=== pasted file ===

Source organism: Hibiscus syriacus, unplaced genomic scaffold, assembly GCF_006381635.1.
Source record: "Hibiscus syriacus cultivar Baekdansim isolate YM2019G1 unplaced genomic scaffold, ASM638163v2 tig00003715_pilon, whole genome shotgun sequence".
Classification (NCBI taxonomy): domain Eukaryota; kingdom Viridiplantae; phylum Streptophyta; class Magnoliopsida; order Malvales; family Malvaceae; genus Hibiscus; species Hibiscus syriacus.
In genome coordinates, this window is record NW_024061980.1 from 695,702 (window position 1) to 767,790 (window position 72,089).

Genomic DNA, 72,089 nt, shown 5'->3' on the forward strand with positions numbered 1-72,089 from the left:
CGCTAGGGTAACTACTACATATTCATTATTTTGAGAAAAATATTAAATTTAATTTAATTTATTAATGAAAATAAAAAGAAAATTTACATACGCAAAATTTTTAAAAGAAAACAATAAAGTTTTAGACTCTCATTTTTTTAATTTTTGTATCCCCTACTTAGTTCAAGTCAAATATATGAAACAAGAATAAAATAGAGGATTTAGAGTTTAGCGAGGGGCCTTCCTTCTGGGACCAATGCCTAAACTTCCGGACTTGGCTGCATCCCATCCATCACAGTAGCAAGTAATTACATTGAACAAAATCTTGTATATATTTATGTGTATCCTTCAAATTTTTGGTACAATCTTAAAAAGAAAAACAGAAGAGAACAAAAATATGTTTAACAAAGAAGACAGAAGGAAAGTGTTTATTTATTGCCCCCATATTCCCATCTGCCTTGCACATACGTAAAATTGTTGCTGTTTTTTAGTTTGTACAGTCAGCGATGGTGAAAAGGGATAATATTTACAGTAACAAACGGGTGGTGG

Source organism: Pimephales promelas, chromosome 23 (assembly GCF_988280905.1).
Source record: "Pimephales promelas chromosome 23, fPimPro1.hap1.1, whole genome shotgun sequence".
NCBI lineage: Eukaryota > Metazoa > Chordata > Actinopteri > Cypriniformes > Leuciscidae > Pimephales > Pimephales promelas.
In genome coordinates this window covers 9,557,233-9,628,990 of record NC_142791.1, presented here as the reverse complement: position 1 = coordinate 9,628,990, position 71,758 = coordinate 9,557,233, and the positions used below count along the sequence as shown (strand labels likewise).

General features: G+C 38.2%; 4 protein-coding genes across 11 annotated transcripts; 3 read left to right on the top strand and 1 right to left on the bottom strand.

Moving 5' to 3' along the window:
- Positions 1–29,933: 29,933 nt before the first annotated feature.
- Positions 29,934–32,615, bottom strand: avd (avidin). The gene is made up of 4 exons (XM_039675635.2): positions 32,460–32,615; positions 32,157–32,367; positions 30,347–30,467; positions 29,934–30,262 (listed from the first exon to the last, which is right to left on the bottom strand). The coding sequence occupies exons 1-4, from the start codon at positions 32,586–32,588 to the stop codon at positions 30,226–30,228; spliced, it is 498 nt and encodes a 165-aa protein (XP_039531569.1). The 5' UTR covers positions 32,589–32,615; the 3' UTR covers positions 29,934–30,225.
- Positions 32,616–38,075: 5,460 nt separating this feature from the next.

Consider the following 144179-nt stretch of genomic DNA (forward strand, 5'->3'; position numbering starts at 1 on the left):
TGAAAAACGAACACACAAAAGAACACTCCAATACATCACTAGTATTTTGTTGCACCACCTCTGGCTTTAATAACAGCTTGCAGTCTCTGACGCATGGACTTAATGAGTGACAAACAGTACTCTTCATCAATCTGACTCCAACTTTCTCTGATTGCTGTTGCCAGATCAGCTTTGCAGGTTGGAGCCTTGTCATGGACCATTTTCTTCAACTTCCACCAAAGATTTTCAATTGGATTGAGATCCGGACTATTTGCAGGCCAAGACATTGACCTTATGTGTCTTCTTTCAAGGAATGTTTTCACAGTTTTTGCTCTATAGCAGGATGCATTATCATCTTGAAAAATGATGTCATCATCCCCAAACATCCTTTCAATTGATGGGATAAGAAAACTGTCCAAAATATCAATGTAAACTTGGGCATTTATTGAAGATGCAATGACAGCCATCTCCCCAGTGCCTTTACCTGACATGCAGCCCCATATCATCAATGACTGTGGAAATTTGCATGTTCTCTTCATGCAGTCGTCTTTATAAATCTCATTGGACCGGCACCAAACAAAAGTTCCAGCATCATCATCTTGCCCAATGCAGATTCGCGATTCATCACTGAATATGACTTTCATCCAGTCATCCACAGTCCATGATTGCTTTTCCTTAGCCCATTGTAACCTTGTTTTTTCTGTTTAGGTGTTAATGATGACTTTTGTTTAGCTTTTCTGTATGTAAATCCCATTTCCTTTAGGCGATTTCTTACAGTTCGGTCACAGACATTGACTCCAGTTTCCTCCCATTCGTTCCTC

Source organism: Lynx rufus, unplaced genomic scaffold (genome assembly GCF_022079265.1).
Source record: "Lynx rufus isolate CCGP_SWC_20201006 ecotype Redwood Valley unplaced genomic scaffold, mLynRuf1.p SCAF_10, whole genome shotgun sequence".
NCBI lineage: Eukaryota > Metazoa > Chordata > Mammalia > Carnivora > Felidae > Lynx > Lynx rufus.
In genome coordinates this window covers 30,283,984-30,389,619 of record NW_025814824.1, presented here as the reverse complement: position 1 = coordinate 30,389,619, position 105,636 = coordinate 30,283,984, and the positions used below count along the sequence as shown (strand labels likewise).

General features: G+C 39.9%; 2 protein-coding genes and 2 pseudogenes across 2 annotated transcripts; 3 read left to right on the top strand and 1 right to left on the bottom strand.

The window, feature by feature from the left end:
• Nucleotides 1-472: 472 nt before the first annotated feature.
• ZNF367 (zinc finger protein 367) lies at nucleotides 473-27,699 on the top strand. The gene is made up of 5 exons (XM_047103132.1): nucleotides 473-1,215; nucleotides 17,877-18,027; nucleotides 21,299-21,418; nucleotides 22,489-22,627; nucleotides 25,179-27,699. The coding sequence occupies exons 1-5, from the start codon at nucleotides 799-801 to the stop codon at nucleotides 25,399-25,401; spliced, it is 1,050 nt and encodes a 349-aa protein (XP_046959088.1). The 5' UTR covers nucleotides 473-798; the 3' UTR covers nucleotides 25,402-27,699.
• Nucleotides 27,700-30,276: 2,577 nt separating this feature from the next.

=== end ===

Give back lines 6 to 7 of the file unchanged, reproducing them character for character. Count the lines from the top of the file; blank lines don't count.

CGCTAGGGTAACTACTACATATTCATTATTTTGAGAAAAATATTAAATTTAATTTAATTTATTAATGAAAATAAAAAGAAAATTTACATACGCAAAATTTTTAAAAGAAAACAATAAAGTTTTAGACTCTCATTTTTTTAATTTTTGTATCCCCTACTTAGTTCAAGTCAAATATATGAAACAAGAATAAAATAGAGGATTTAGAGTTTAGCGAGGGGCCTTCCTTCTGGGACCAATGCCTAAACTTCCGGACTTGGCTGCATCCCATCCATCACAGTAGCAAGTAATTACATTGAACAAAATCTTGTATATATTTATGTGTATCCTTCAAATTTTTGGTACAATCTTAAAAAGAAAAACAGAAGAGAACAAAAATATGTTTAACAAAGAAGACAGAAGGAAAGTGTTTATTTATTGCCCCCATATTCCCATCTGCCTTGCACATACGTAAAATTGTTGCTGTTTTTTAGTTTGTACAGTCAGCGATGGTGAAAAGGGATAATATTTACAGTAACAAACGGGTGGTGG

Source organism: Pimephales promelas, chromosome 23 (assembly GCF_988280905.1).